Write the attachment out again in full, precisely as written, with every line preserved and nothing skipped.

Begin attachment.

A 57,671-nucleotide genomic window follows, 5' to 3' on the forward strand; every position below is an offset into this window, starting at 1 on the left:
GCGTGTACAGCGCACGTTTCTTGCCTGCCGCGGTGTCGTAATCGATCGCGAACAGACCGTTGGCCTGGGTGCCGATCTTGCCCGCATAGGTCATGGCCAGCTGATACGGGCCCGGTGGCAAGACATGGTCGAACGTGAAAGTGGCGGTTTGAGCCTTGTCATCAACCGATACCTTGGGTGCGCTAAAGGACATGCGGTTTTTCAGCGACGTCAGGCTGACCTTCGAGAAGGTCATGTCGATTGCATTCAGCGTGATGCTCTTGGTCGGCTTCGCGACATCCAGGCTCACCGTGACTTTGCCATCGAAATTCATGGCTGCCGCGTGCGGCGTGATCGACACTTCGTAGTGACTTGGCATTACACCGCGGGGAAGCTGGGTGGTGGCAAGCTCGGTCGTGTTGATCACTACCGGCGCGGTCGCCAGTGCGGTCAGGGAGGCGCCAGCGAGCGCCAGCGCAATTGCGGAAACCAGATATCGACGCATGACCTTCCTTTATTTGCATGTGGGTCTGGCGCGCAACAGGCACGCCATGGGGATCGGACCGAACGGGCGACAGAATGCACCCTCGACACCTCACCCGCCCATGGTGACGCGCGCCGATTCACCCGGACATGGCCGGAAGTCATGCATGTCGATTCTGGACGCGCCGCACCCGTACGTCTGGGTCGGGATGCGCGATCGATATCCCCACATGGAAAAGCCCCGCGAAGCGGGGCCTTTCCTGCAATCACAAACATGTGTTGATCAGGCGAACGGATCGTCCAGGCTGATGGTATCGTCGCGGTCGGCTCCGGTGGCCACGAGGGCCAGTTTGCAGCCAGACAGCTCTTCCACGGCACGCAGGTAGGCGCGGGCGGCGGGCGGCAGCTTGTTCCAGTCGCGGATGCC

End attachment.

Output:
A 57,671-nucleotide genomic window follows, 5' to 3' on the forward strand; every position below is an offset into this window, starting at 1 on the left:
GCGTGTACAGCGCACGTTTCTTGCCTGCCGCGGTGTCGTAATCGATCGCGAACAGACCGTTGGCCTGGGTGCCGATCTTGCCCGCATAGGTCATGGCCAGCTGATACGGGCCCGGTGGCAAGACATGGTCGAACGTGAAAGTGGCGGTTTGAGCCTTGTCATCAACCGATACCTTGGGTGCGCTAAAGGACATGCGGTTTTTCAGCGACGTCAGGCTGACCTTCGAGAAGGTCATGTCGATTGCATTCAGCGTGATGCTCTTGGTCGGCTTCGCGACATCCAGGCTCACCGTGACTTTGCCATCGAAATTCATGGCTGCCGCGTGCGGCGTGATCGACACTTCGTAGTGACTTGGCATTACACCGCGGGGAAGCTGGGTGGTGGCAAGCTCGGTCGTGTTGATCACTACCGGCGCGGTCGCCAGTGCGGTCAGGGAGGCGCCAGCGAGCGCCAGCGCAATTGCGGAAACCAGATATCGACGCATGACCTTCCTTTATTTGCATGTGGGTCTGGCGCGCAACAGGCACGCCATGGGGATCGGACCGAACGGGCGACAGAATGCACCCTCGACACCTCACCCGCCCATGGTGACGCGCGCCGATTCACCCGGACATGGCCGGAAGTCATGCATGTCGATTCTGGACGCGCCGCACCCGTACGTCTGGGTCGGGATGCGCGATCGATATCCCCACATGGAAAAGCCCCGCGAAGCGGGGCCTTTCCTGCAATCACAAACATGTGTTGATCAGGCGAACGGATCGTCCAGGCTGATGGTATCGTCGCGGTCGGCTCCGGTGGCCACGAGGGCCAGTTTGCAGCCAGACAGCTCTTCCACGGCACGCAGGTAGGCGCGGGCGGCGGGCGGCAGCTTGTTCCAGTCGCGGATGCC